This is the most common question I get asked about my work: How long did it take you to make it? It was a frequent question at the unveiling of The Wish last Friday. And I have to say that I didn’t feel like I had a good answer, even though I had several chances to get it right.
It just isn’t that simple. Perhaps the most honest answer I gave was my entire life. Because really, if I hadn’t learned to make paper 22 years ago; if hadn’t perfected my technique in creating the shrunken paper disks; and if hadn’t thought a lot about dandelions and wishes… If I hadn’t learned how to ask for help when I need it – how to calculate the number of holes to drill in the central core, how to plot those holes on a sphere, – and if I hadn’t experimented with various attachments for connecting paper to wood, how could I possibly have made this piece?
I remember a lovely conversation I had with Kim Stafford a few years ago. I’d just created this broadside featuring his father’s poem The Way It Is, and he told me how someone had once asked his father (William Stafford) how long it took to write a particular poem. Stafford’s response was “my entire life”. I’m sure there was more to the explanation, and I’ve forgotten the particulars, but I completely agree with his answer!
I don’t take offense at the people who ask this question. I think they are truly in awe of what I do, they are not accustomed to making art or working with their hands, and they are eager to have a conversation. At least one young person came up and asked me the question, and I found myself wondering why he in particular wanted to know. Was he thinking of becoming an artist? In retrospect, I should have asked him (and the others) why they were asking. That might help me frame the question and come up with an intelligent answer, which I believe it is my responsibility to do.
For those of you who really want to know what went into the making of The Wish, here is a list of some aspects of the project. This doesn’t include several meetings I had with the staff at Anythink Huron Street Library, where the piece is now permanently installed:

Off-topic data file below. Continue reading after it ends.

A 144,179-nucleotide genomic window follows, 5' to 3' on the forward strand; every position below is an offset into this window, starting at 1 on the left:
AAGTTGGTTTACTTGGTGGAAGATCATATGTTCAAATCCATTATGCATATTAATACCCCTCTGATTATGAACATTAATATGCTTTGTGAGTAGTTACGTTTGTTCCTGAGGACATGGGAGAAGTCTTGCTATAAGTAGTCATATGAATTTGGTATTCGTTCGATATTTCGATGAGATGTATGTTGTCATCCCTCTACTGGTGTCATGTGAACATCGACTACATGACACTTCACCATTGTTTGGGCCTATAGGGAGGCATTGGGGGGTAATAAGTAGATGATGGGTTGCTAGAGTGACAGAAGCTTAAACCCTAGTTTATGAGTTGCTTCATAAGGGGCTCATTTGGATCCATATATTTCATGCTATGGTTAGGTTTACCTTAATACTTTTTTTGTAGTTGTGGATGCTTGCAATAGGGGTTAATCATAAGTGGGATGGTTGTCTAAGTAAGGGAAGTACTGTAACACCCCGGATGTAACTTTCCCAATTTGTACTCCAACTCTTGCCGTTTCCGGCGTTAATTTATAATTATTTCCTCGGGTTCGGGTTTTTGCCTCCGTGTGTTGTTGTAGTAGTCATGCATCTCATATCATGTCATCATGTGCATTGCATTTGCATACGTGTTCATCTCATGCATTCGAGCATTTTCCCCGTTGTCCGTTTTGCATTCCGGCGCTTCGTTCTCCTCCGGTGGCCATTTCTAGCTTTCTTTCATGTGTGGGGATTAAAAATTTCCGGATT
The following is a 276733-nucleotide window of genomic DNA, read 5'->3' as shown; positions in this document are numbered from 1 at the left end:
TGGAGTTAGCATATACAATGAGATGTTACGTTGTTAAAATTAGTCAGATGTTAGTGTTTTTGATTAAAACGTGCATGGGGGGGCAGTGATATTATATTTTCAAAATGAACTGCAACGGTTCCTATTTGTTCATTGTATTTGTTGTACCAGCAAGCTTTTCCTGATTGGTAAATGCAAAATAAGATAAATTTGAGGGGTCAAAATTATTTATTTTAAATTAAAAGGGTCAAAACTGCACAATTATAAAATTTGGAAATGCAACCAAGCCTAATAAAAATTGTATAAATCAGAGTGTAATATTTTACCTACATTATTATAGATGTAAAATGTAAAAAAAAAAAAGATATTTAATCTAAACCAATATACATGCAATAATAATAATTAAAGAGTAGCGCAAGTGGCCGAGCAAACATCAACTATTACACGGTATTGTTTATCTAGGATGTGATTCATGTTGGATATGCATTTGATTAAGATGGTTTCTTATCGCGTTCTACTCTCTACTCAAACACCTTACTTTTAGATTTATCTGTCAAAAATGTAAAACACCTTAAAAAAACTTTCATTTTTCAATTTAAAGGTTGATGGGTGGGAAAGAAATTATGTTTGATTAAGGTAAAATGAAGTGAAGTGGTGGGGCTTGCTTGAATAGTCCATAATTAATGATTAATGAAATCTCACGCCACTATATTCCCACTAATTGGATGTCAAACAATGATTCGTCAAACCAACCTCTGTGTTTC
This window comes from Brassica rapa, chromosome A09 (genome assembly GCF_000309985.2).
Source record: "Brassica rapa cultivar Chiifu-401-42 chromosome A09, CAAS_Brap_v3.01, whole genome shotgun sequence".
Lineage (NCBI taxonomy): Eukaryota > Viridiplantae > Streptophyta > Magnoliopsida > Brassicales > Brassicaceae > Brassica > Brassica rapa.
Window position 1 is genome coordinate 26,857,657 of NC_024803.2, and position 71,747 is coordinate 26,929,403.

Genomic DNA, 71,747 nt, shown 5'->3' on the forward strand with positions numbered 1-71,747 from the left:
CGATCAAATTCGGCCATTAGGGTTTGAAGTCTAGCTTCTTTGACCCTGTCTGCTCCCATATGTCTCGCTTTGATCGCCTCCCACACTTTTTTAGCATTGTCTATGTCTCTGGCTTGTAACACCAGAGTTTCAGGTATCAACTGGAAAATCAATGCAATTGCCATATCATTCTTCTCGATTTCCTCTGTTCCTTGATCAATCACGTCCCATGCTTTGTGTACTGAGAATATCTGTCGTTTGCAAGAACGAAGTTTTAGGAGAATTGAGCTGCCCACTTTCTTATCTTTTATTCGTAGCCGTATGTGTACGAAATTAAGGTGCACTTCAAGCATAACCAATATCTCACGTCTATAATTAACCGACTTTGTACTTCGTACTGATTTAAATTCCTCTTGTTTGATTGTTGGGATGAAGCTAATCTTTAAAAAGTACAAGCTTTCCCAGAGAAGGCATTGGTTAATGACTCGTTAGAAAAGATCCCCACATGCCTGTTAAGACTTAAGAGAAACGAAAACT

Many hours of thinking, setting up an on-line form for collecting wishes, beating pulp, making 300 paper disks, laying down 1800 pieces of string between those paper disks, pressing water out of the sheets, lifting the sheets off of damp felts and placing them on a cutting mat, using a rotary cutter to separate two wet disk-shaped papers, transferring the wet disk-sheets onto dry pellons, once dry, cutting the disks into circular forms, sorting 500 bamboo stakes to find 300 suitable ones, whittling the ends of those stakes to fit into the 300 holes drilled into a turned wooden sphere, drilling those holes, attaching the paper dandelion seeds to the ends of each bamboo stake with a bit of putty, some epoxy and a brass escutcheon pin.
It really is a cumulative experience, and at this point I’m not keeping track of the hours (which is not a good business practice).
William Stafford’s poem so eloquently explains the bigger picture:
There’s a thread you follow. It goes among things
that change. But it doesn’t change.
People wonder about what you are pursuing.
You have to explain about the thread.
But it is hard for others to see.
While you hold it, you can’t get lost.
Tragedies happen; people get hurt
or die; and you suffer and get old.
Nothing you do can stop time’s unfolding.
You don’t ever let go of the thread.
I’d love for you to join in this conversation by leaving a comment: what is your thread and how do you answer the question “how long did it take you to make/do that?”